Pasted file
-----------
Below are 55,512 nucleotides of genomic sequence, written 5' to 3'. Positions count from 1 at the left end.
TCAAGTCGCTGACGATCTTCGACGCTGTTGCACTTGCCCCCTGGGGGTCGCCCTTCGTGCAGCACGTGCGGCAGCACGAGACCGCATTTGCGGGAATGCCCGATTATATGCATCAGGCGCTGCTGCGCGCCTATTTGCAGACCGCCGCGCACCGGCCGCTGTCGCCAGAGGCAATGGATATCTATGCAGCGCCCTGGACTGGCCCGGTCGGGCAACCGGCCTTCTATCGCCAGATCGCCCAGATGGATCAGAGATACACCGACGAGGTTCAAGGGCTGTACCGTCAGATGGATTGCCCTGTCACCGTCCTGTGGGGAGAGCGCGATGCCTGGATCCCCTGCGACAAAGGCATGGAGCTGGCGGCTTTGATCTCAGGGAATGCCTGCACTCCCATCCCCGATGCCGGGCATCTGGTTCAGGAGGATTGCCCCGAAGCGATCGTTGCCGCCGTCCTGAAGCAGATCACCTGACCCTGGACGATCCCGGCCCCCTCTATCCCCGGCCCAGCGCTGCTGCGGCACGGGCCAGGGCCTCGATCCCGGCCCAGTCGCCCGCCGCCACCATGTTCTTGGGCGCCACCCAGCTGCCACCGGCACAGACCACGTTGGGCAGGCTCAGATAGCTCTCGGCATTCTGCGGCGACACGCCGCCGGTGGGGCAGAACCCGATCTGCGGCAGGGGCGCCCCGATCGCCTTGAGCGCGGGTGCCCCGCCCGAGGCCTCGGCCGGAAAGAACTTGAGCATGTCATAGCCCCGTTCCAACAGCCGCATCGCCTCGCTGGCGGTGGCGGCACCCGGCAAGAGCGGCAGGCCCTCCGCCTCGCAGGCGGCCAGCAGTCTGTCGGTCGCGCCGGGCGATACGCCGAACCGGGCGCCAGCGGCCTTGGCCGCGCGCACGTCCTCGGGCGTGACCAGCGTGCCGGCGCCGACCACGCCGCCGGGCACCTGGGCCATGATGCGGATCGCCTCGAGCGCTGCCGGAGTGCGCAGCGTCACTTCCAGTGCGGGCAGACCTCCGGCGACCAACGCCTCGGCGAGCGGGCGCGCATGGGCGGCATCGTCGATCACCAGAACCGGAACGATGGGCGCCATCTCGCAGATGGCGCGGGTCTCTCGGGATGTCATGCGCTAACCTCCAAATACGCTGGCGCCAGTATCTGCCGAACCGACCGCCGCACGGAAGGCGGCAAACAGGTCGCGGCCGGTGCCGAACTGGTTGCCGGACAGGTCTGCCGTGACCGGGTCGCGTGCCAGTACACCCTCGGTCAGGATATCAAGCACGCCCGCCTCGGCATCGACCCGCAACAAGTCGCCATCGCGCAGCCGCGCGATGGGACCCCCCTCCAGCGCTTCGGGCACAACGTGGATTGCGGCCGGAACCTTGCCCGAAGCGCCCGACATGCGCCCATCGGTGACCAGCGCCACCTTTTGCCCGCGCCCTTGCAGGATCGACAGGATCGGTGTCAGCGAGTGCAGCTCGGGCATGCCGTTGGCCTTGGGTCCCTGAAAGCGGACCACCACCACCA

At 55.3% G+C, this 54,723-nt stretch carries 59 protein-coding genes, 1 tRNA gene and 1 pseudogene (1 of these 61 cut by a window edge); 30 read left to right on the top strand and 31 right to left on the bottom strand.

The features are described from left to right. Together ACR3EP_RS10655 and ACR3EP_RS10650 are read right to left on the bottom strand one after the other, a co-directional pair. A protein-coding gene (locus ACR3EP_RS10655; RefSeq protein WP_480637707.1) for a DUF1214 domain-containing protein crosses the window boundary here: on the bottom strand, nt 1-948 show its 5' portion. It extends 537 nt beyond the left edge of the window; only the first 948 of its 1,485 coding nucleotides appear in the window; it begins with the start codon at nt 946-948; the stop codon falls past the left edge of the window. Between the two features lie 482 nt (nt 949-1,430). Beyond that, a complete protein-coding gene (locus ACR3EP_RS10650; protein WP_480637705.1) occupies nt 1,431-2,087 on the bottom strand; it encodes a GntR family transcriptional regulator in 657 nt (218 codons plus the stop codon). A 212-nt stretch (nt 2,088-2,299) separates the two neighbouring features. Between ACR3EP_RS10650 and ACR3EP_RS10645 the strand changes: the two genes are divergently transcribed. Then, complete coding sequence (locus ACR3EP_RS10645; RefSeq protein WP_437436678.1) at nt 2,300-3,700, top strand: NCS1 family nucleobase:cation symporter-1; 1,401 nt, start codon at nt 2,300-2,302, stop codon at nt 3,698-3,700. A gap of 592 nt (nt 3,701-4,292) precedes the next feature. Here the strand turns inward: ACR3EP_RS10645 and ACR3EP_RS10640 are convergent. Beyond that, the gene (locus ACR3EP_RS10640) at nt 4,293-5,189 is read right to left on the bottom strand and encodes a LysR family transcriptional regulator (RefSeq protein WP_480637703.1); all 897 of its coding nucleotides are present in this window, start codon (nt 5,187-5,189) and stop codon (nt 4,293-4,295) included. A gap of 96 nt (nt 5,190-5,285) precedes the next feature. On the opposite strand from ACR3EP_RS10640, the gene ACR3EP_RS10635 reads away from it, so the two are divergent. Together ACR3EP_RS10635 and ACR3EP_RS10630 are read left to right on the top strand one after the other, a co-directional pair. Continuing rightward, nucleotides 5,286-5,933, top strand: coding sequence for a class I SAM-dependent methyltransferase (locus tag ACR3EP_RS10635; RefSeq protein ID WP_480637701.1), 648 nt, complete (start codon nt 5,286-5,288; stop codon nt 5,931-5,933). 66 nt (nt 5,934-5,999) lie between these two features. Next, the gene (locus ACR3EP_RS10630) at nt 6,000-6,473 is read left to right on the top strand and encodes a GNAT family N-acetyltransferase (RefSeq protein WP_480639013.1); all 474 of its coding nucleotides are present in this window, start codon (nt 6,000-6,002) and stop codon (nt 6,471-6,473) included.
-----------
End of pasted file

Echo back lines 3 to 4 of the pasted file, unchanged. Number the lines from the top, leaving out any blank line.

At 55.3% G+C, this 54,723-nt stretch carries 59 protein-coding genes, 1 tRNA gene and 1 pseudogene (1 of these 61 cut by a window edge); 30 read left to right on the top strand and 31 right to left on the bottom strand.

The features are described from left to right. Together ACR3EP_RS10655 and ACR3EP_RS10650 are read right to left on the bottom strand one after the other, a co-directional pair. A protein-coding gene (locus ACR3EP_RS10655; RefSeq protein WP_480637707.1) for a DUF1214 domain-containing protein crosses the window boundary here: on the bottom strand, nt 1-948 show its 5' portion. It extends 537 nt beyond the left edge of the window; only the first 948 of its 1,485 coding nucleotides appear in the window; it begins with the start codon at nt 946-948; the stop codon falls past the left edge of the window. Between the two features lie 482 nt (nt 949-1,430). Beyond that, a complete protein-coding gene (locus ACR3EP_RS10650; protein WP_480637705.1) occupies nt 1,431-2,087 on the bottom strand; it encodes a GntR family transcriptional regulator in 657 nt (218 codons plus the stop codon). A 212-nt stretch (nt 2,088-2,299) separates the two neighbouring features. Between ACR3EP_RS10650 and ACR3EP_RS10645 the strand changes: the two genes are divergently transcribed. Then, complete coding sequence (locus ACR3EP_RS10645; RefSeq protein WP_437436678.1) at nt 2,300-3,700, top strand: NCS1 family nucleobase:cation symporter-1; 1,401 nt, start codon at nt 2,300-2,302, stop codon at nt 3,698-3,700. A gap of 592 nt (nt 3,701-4,292) precedes the next feature. Here the strand turns inward: ACR3EP_RS10645 and ACR3EP_RS10640 are convergent. Beyond that, the gene (locus ACR3EP_RS10640) at nt 4,293-5,189 is read right to left on the bottom strand and encodes a LysR family transcriptional regulator (RefSeq protein WP_480637703.1); all 897 of its coding nucleotides are present in this window, start codon (nt 5,187-5,189) and stop codon (nt 4,293-4,295) included. A gap of 96 nt (nt 5,190-5,285) precedes the next feature. On the opposite strand from ACR3EP_RS10640, the gene ACR3EP_RS10635 reads away from it, so the two are divergent. Together ACR3EP_RS10635 and ACR3EP_RS10630 are read left to right on the top strand one after the other, a co-directional pair. Continuing rightward, nucleotides 5,286-5,933, top strand: coding sequence for a class I SAM-dependent methyltransferase (locus tag ACR3EP_RS10635; RefSeq protein ID WP_480637701.1), 648 nt, complete (start codon nt 5,286-5,288; stop codon nt 5,931-5,933). 66 nt (nt 5,934-5,999) lie between these two features. Next, the gene (locus ACR3EP_RS10630) at nt 6,000-6,473 is read left to right on the top strand and encodes a GNAT family N-acetyltransferase (RefSeq protein WP_480639013.1); all 474 of its coding nucleotides are present in this window, start codon (nt 6,000-6,002) and stop codon (nt 6,471-6,473) included.